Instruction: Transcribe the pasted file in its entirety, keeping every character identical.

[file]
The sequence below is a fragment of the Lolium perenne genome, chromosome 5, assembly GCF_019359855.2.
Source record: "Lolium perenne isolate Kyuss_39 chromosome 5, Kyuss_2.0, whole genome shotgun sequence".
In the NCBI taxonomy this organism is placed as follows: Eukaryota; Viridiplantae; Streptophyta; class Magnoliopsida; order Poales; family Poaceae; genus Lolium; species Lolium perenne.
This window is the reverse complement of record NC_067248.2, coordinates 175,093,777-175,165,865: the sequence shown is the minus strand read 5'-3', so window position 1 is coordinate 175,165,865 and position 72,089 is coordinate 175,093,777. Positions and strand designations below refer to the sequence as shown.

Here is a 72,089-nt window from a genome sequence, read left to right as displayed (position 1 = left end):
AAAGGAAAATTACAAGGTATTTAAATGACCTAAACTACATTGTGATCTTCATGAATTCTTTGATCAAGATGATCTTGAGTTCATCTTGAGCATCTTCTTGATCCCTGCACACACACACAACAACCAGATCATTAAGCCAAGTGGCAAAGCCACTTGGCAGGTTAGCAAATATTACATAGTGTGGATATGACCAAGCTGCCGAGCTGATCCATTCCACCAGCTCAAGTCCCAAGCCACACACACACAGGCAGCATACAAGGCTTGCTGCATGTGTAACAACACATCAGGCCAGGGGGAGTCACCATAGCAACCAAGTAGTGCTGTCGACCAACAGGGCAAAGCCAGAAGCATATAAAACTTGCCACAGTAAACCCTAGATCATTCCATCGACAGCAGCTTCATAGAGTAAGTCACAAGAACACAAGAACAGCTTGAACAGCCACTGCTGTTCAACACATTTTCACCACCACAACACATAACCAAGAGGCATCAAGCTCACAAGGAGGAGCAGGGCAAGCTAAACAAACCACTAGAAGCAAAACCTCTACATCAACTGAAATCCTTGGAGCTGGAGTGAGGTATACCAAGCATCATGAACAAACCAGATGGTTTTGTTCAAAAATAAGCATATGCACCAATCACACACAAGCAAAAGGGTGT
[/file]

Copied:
The sequence below is a fragment of the Lolium perenne genome, chromosome 5, assembly GCF_019359855.2.
Source record: "Lolium perenne isolate Kyuss_39 chromosome 5, Kyuss_2.0, whole genome shotgun sequence".
In the NCBI taxonomy this organism is placed as follows: Eukaryota; Viridiplantae; Streptophyta; class Magnoliopsida; order Poales; family Poaceae; genus Lolium; species Lolium perenne.
This window is the reverse complement of record NC_067248.2, coordinates 175,093,777-175,165,865: the sequence shown is the minus strand read 5'-3', so window position 1 is coordinate 175,165,865 and position 72,089 is coordinate 175,093,777. Positions and strand designations below refer to the sequence as shown.

Here is a 72,089-nt window from a genome sequence, read left to right as displayed (position 1 = left end):
AAAGGAAAATTACAAGGTATTTAAATGACCTAAACTACATTGTGATCTTCATGAATTCTTTGATCAAGATGATCTTGAGTTCATCTTGAGCATCTTCTTGATCCCTGCACACACACACAACAACCAGATCATTAAGCCAAGTGGCAAAGCCACTTGGCAGGTTAGCAAATATTACATAGTGTGGATATGACCAAGCTGCCGAGCTGATCCATTCCACCAGCTCAAGTCCCAAGCCACACACACACAGGCAGCATACAAGGCTTGCTGCATGTGTAACAACACATCAGGCCAGGGGGAGTCACCATAGCAACCAAGTAGTGCTGTCGACCAACAGGGCAAAGCCAGAAGCATATAAAACTTGCCACAGTAAACCCTAGATCATTCCATCGACAGCAGCTTCATAGAGTAAGTCACAAGAACACAAGAACAGCTTGAACAGCCACTGCTGTTCAACACATTTTCACCACCACAACACATAACCAAGAGGCATCAAGCTCACAAGGAGGAGCAGGGCAAGCTAAACAAACCACTAGAAGCAAAACCTCTACATCAACTGAAATCCTTGGAGCTGGAGTGAGGTATACCAAGCATCATGAACAAACCAGATGGTTTTGTTCAAAAATAAGCATATGCACCAATCACACACAAGCAAAAGGGTGT